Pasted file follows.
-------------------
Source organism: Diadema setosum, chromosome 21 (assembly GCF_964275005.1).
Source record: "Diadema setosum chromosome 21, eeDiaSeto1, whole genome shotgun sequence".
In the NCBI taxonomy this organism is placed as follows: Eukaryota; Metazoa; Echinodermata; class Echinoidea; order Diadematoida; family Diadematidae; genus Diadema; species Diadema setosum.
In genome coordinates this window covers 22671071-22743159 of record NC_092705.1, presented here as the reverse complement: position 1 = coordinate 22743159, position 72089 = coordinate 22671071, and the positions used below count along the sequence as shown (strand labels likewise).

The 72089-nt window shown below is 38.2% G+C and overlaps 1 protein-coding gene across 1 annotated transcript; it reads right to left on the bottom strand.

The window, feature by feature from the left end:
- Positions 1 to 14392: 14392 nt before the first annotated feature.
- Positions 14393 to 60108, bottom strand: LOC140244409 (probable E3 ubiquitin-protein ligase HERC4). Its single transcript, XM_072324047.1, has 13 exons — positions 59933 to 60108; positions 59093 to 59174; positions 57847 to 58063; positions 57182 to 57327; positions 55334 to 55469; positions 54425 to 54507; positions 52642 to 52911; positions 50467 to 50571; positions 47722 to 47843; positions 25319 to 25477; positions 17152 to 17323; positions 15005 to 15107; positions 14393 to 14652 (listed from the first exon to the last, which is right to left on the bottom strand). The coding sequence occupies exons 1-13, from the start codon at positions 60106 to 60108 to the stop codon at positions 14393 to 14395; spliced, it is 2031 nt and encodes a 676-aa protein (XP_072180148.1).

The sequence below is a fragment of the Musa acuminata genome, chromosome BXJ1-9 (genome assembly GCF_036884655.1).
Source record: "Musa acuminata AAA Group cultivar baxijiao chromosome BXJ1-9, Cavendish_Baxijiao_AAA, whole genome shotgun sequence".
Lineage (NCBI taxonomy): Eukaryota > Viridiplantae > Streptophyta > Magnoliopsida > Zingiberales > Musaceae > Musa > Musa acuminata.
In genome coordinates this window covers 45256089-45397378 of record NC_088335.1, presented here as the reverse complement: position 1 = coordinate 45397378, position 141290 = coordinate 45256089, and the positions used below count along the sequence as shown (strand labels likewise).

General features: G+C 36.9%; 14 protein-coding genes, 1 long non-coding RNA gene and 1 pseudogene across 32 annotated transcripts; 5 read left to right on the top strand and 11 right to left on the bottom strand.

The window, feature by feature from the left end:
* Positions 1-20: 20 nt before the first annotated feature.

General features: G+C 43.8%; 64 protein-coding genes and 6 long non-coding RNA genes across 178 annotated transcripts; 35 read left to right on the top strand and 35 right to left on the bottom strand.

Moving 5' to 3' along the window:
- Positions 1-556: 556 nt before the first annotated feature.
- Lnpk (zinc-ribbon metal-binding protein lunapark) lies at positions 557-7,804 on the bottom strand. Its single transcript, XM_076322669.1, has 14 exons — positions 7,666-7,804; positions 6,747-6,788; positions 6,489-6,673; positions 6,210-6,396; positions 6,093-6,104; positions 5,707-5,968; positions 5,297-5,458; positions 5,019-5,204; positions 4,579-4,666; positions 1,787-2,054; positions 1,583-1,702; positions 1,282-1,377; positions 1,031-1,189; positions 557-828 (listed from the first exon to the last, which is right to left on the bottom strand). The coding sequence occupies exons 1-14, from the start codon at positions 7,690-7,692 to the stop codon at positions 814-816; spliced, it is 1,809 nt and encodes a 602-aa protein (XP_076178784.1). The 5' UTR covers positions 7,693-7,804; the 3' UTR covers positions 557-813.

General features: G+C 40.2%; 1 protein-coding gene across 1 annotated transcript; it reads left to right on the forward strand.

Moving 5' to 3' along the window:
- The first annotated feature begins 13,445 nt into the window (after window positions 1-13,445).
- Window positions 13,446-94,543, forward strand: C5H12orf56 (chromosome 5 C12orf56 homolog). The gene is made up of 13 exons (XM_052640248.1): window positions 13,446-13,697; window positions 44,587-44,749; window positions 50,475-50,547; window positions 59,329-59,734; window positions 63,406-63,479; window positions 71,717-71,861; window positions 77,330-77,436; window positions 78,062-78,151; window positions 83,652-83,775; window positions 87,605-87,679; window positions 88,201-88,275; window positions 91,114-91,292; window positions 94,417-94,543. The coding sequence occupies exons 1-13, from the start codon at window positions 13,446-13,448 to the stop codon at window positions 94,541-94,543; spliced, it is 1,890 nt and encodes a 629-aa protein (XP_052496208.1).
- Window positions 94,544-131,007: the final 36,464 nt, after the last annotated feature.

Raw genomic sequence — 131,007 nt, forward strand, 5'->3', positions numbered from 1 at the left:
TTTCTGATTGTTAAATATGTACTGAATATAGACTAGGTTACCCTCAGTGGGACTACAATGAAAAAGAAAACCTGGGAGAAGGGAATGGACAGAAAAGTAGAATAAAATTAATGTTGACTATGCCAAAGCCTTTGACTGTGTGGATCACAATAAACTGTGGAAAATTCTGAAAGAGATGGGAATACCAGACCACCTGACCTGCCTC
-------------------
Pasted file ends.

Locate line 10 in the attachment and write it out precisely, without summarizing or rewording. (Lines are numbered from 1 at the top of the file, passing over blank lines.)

Source record: "Musa acuminata AAA Group cultivar baxijiao chromosome BXJ1-9, Cavendish_Baxijiao_AAA, whole genome shotgun sequence".